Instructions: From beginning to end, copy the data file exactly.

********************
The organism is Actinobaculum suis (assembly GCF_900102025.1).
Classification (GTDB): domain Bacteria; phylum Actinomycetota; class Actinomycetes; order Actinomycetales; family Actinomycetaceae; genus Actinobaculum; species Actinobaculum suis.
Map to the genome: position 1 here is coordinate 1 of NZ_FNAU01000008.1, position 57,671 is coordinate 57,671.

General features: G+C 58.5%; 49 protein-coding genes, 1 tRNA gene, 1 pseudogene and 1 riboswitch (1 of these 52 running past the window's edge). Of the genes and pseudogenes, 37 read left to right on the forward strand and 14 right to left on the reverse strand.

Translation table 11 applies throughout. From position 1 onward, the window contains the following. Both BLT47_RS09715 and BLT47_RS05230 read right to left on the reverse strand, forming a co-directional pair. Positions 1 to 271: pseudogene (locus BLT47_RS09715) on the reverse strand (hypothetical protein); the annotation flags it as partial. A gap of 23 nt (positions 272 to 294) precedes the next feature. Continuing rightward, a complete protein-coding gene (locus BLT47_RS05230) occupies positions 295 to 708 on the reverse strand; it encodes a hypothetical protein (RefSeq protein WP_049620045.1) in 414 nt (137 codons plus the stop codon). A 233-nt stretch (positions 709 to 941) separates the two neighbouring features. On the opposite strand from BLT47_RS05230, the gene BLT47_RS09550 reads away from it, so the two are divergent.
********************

The organism is Actinobaculum suis (assembly GCF_900102025.1).
Classification (GTDB): domain Bacteria; phylum Actinomycetota; class Actinomycetes; order Actinomycetales; family Actinomycetaceae; genus Actinobaculum; species Actinobaculum suis.
Map to the genome: position 1 here is coordinate 1 of NZ_FNAU01000008.1, position 57,671 is coordinate 57,671.

General features: G+C 58.5%; 49 protein-coding genes, 1 tRNA gene, 1 pseudogene and 1 riboswitch (1 of these 52 running past the window's edge). Of the genes and pseudogenes, 37 read left to right on the forward strand and 14 right to left on the reverse strand.

Translation table 11 applies throughout. From position 1 onward, the window contains the following. Both BLT47_RS09715 and BLT47_RS05230 read right to left on the reverse strand, forming a co-directional pair. Positions 1 to 271: pseudogene (locus BLT47_RS09715) on the reverse strand (hypothetical protein); the annotation flags it as partial. A gap of 23 nt (positions 272 to 294) precedes the next feature. Continuing rightward, a complete protein-coding gene (locus BLT47_RS05230) occupies positions 295 to 708 on the reverse strand; it encodes a hypothetical protein (RefSeq protein WP_049620045.1) in 414 nt (137 codons plus the stop codon). A 233-nt stretch (positions 709 to 941) separates the two neighbouring features. On the opposite strand from BLT47_RS05230, the gene BLT47_RS09550 reads away from it, so the two are divergent.